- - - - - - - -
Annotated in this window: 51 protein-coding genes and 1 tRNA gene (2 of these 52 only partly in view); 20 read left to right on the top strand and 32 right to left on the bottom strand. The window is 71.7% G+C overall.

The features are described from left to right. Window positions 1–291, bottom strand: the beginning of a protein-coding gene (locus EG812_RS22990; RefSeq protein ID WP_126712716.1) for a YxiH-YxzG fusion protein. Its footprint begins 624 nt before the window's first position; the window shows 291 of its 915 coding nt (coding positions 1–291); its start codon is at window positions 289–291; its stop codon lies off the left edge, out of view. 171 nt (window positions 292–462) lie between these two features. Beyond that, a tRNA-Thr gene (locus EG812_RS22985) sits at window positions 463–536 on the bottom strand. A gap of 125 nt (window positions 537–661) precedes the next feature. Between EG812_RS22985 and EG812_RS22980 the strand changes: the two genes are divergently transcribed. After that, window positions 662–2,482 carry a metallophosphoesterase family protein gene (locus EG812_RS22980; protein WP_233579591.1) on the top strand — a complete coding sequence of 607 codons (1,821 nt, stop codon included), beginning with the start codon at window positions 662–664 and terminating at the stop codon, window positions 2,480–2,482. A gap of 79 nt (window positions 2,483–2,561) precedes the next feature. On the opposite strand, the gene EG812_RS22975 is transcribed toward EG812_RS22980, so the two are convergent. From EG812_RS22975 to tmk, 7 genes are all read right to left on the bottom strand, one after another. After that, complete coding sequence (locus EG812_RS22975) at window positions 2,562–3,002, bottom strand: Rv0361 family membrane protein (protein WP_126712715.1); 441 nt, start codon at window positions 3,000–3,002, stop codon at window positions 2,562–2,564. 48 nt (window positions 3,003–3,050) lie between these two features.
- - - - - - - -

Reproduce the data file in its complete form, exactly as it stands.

Annotated in this window: 51 protein-coding genes and 1 tRNA gene (2 of these 52 only partly in view); 20 read left to right on the top strand and 32 right to left on the bottom strand. The window is 71.7% G+C overall.

The features are described from left to right. Window positions 1–291, bottom strand: the beginning of a protein-coding gene (locus EG812_RS22990; RefSeq protein ID WP_126712716.1) for a YxiH-YxzG fusion protein. Its footprint begins 624 nt before the window's first position; the window shows 291 of its 915 coding nt (coding positions 1–291); its start codon is at window positions 289–291; its stop codon lies off the left edge, out of view. 171 nt (window positions 292–462) lie between these two features. Beyond that, a tRNA-Thr gene (locus EG812_RS22985) sits at window positions 463–536 on the bottom strand. A gap of 125 nt (window positions 537–661) precedes the next feature. Between EG812_RS22985 and EG812_RS22980 the strand changes: the two genes are divergently transcribed. After that, window positions 662–2,482 carry a metallophosphoesterase family protein gene (locus EG812_RS22980; protein WP_233579591.1) on the top strand — a complete coding sequence of 607 codons (1,821 nt, stop codon included), beginning with the start codon at window positions 662–664 and terminating at the stop codon, window positions 2,480–2,482. A gap of 79 nt (window positions 2,483–2,561) precedes the next feature. On the opposite strand, the gene EG812_RS22975 is transcribed toward EG812_RS22980, so the two are convergent. From EG812_RS22975 to tmk, 7 genes are all read right to left on the bottom strand, one after another. After that, complete coding sequence (locus EG812_RS22975) at window positions 2,562–3,002, bottom strand: Rv0361 family membrane protein (protein WP_126712715.1); 441 nt, start codon at window positions 3,000–3,002, stop codon at window positions 2,562–2,564. 48 nt (window positions 3,003–3,050) lie between these two features.